Once you’ve determined those values, they’ll plug into the following formula to calculate average days delinquent:
As an example of how ADD works, let’s imagine a fictitious company called Walker’s Widgets. The company makes $120,000 in total net credit sales during a period of 90 days between January and March. During those same 90 days, Walker’s Widgets has receivables totaling $80,000. The company’s DSO is 60 days ([$80,000 ÷ $120,000] × 90 days = 60).
The value of Walker’s Widgets’ receivables that are current—meaning they are not yet past-due—totals $32,000. This would mean the company has a best possible days sales outstanding of 24 days ([$32,000 ÷ $120,000] × 90 days = 24).
The AR team at Walker’s Widgets uses their DSO and BPDSO for the period to determine their ADD, which they find to be 36 days (60 – 24 = 36). This means that on average, their customers’ late payments are overdue by 36 days.
One reason for high delinquent days sales outstanding is ineffective communication of payment terms to customers. Your buyers may not see the due date clearly on the invoice. Or maybe you neglected to include it altogether, or the terminology isn’t clear. It’s important to use standard terms that make sense to the customer when communicating payment expectations, such as “net 30” or “end of month”.
Clearly indicate on the invoice the amount the customer should pay. To make it even easier for customers to track their bills, consider providing them with an online payment portal where they can review all their open invoices and make payments.
A great way to incentivize customers to pay this way is to provide a link to your online portal on all your invoices and even in your email signature.
Automating your collections and dunning notices can help ensure you’re proactively notifying customers of upcoming payment due dates before they pass. Sending these notices manually takes time (especially when you have a large customer base). That means your team might not get around to notifying a customer of their overdue invoices until well past the due date.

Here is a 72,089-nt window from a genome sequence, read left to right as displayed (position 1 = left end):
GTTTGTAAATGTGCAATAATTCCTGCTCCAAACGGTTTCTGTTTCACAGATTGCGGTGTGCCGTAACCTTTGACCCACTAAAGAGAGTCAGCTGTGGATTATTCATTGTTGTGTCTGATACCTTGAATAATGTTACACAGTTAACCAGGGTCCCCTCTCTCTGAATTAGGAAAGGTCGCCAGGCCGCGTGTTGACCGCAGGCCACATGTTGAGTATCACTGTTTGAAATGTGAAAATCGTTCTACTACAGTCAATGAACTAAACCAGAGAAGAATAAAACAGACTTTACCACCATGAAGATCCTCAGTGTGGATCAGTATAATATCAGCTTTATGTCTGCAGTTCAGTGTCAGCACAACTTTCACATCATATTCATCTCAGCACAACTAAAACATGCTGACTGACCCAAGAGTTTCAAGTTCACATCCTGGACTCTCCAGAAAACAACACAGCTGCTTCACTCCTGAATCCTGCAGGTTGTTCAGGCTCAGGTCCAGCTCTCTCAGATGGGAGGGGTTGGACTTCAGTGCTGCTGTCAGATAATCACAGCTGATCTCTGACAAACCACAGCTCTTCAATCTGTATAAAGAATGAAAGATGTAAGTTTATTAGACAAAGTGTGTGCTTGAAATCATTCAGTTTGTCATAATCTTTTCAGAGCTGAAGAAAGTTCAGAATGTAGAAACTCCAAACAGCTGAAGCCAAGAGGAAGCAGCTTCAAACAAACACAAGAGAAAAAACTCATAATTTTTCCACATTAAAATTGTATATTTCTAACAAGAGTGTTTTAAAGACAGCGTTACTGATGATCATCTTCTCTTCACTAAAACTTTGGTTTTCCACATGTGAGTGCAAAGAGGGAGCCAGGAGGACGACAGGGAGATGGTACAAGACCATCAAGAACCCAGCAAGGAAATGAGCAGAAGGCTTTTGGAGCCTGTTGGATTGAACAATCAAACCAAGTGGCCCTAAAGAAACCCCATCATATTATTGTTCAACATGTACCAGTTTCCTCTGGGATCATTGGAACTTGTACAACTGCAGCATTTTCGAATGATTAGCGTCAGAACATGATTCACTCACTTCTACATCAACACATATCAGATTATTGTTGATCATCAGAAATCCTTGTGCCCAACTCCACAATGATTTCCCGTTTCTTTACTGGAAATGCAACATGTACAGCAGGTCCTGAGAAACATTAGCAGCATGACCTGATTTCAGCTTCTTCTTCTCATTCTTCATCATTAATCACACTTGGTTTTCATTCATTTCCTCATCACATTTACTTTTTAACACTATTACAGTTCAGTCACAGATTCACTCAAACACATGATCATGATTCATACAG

When it comes to collections, time is of the essence, as your chances of collecting on an invoice diminish the more time passes. Automating collections notifications removes the burden from your team and helps you get paid sooner as a result.
If your average days delinquent is higher than you’d like, it may be due to a problem with your customer base, such as too high a proportion of buyers with poor credit.
If your data shows that your customer base is, on average, inclined to delay or shirk payments, then it’s a good idea to assess which customers you should and shouldn’t be extending credit to. For your customers that might be slower to pay, can you work with them on a payment plan that will work for both of you?
Customers are sometimes late to pay because they have a dispute they’d like to settle with your company before they will release the funds. A collaborative accounts receivable solution enables customers to communicate with you about invoice issues in a more natural way—and in a central location. This allows your team to more easily track and address invoice disputes. No more sifting through multiple email threads and siloing information to a single person’s inbox.
This collaborative approach to dispute resolution prevents payments from being held hostage, resulting in lower average days delinquent.
Measuring average days delinquent should be a key part of any data-driven AR team’s self-evaluation process, along with other metrics like DSO and customer satisfaction. Together these metrics can tell you a lot about how effective your internal processes are and whether your customer base is responding well to your collections efforts.
Regularly tracking metrics like ADD will give your team an early warning if something is amiss, allowing you time to troubleshoot effectively.
Need support with mapping out your core KPIs for measuring accounts receivable performance? Check out our AR Performance Toolkit.